Honda's green claims fail to stand up

Misleading environmental claims have been made by Honda in an advertising campaign for its latest model, the New Accord. The firm has exaggerated the vehicle's recyclability, as well as comparing its carbon dioxide emissions favourably with an EC standard which does not exist.

EC countries are currently negotiating a draft Directive on end-of-life vehicles (ELVs) issued last year (ENDS Report 270, pp 39-40 ). The proposal would require all new vehicles to be 85% reusable or recyclable and 95% reusable or recoverable by 2005.

In Japan, the Ministry of International Trade and Industry and the Japan Automobile Manufacturers Association (JAMA) are encouraging domestic car companies to raise their "recyclability" targets to over 90% for vehicles launched from 2002. But, confusingly, the term is defined as including energy recovery as well as material recycling. Both Nissan and Mitsubishi have brought forward this target to 2000, claiming they are already achieving 85% "recyclability" for new models - chiefly through greater use of polypropylene (PP).

In recent months, "recyclability" has been used as part of Honda UK's marketing strategy for the New Accord, with newspaper advertisements claiming: "Whichever colour you choose, your New Accord will be green." The company boasts that the model is 91.9% "recyclable" - "easily surpassing the European Community's demands of 85% by the year 2005", and that it has made the model's CO2 emissions "a mere 33.5% of the EC's maximum permitted levels." It adds: "Instead of just a pale excuse for green, you get a rich, deep, thoughtful green."

However, thoughtfulness seems to have been in short supply at Honda. The figure of 91.9% actually refers to the car's recoverability - and so is three percentage points below the proposed EC target of 95% by 2005. And its CO2 cannot be 33.5% of EC permitted levels because no such levels have been set. According to the Advertising Standards Authority, the advert has already attracted a public complaint.

A spokesman for Honda admitted that it had "probably made a mistake" and was unlikely to use the advert in future, but was quick to point out that the Committee of Advertising Practice - an advertising industry body which gives advice on copy - had seen it beforehand. However, the Committee, which does not assume any responsibility for the adverts it assesses, probably told Honda that the copy was fine provided it could substantiate the claims.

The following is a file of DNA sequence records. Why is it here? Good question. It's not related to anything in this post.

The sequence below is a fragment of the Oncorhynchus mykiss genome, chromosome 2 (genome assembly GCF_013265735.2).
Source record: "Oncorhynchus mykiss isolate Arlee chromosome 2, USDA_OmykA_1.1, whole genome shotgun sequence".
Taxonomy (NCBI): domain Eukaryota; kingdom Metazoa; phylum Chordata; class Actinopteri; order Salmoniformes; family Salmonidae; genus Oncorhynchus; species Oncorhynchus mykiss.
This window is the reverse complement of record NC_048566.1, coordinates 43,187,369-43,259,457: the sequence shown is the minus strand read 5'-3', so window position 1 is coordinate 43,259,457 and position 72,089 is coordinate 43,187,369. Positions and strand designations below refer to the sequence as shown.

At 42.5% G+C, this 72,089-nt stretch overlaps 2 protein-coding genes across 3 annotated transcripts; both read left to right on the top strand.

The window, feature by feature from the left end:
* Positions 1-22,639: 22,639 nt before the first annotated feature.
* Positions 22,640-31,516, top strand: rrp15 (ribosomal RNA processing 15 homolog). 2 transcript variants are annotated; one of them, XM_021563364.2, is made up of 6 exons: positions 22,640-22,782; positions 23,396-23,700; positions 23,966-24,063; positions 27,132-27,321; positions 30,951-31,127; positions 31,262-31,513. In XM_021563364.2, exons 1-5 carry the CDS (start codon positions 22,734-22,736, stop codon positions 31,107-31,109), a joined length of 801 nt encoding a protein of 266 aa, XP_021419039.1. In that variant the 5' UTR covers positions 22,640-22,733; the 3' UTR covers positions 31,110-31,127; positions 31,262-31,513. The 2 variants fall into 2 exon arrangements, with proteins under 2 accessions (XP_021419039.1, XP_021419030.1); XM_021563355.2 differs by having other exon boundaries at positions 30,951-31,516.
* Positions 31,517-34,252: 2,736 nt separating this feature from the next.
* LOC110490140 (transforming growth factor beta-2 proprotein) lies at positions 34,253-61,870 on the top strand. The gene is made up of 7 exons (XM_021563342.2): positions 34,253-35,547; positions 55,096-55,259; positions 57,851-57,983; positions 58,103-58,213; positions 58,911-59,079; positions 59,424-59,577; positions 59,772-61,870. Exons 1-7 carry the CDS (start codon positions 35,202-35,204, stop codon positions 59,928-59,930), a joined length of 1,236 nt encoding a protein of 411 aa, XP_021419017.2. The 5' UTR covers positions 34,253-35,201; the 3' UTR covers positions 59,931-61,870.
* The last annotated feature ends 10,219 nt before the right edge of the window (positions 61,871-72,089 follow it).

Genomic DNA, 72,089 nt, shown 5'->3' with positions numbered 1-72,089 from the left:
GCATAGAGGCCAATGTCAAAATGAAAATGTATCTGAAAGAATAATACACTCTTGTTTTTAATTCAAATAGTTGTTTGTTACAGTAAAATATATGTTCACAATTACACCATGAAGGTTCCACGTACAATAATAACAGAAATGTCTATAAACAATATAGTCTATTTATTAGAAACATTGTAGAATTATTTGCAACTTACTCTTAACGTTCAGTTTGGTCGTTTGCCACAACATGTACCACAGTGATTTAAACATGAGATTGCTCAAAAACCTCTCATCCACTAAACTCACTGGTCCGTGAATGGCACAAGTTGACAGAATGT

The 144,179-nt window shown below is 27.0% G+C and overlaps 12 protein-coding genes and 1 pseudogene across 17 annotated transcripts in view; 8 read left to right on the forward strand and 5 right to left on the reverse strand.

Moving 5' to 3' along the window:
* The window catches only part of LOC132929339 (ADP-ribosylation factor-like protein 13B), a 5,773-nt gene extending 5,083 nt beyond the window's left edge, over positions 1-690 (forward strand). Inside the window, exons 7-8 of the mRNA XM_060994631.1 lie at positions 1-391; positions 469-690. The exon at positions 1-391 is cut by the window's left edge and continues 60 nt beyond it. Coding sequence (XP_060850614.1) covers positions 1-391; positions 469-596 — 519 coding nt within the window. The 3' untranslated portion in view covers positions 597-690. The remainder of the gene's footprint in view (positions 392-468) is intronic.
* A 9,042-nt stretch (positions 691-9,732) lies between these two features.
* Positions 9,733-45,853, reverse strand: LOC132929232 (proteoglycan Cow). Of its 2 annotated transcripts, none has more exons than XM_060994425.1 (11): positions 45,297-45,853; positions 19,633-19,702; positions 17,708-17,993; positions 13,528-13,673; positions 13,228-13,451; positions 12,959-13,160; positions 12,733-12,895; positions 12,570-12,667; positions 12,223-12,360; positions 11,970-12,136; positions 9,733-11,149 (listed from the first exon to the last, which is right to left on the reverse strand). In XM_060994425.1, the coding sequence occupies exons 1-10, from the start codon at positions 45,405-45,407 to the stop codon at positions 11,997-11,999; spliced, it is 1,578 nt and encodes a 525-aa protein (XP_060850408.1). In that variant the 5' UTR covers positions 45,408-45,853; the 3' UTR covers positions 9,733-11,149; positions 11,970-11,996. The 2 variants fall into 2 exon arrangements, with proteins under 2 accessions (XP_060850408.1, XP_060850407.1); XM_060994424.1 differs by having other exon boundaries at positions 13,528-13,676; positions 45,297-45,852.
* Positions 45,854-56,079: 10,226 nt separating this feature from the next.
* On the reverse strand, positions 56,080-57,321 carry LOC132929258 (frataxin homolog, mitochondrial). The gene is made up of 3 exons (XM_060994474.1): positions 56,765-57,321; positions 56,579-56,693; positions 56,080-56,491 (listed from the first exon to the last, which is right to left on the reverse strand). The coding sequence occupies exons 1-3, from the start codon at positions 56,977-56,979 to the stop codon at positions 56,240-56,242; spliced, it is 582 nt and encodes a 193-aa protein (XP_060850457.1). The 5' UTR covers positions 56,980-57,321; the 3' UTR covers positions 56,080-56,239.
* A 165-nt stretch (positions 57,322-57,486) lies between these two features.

Despite the confusion over the advertising campaign, Honda, like other car manufacturers, is seeking to make a larger proportion of its new models recyclable and says that the development of a new instrument panel made entirely from PP has increased the Accord's recyclable thermoplastics content from 3.2% to 5.7%. Typically, instrument panels are made by superimposing a PVC skin and PP foam over an ABS plastic base - a mix of materials which would demand difficult separation processes if recycling was to be carried out.

Until recently, PP skins were restricted to simple surfaces such as door linings because of their tendency to tear. To overcome this, Honda adopted a PP blending technology which achieves the necessary stretching and strength characteristics allowing for high-temperature, complex forming. As well as increasing recyclability, the new instrument panel has cut production costs. Elsewhere, "difficult to recycle PVC" has been eliminated from the door linings, and door arm rests are now made of polyolefins rather than a PVC top layer over a nylon base.

Meanwhile, Ford has claimed that its vehicles "are now typically 85% recyclable" - which, if true, means it has reached the proposed EC recyclability target seven years ahead of schedule. Assuming that other manufacturers have kept pace with Ford, the target appears less than challenging.

The draft Directive would require the European Commission to establish a standard for measuring "recyclability". However, the car industry remains hopeful of deleting the recyclability target on the grounds that agreeing a definition is too complicated.

"Recyclability is a bit of a myth," according to David Hulse of the UK Automotive Consortium on Recycling and Disposal (ACORD). "It will vary according to the recycling infrastructure available in a given Member State or region. For example, what is the point in being able to dismantle certain components if there are no facilities to recycle them? Reaching a consensus on this issue will be quite a task for the Commission."

The industry's efforts to solve the problem appear to have run into the sand. Although industry representatives agreed in Tokyo last March to continue work on an international standard, last month the European Council for Automotive R&D abandoned its attempt to draw up common guidelines.

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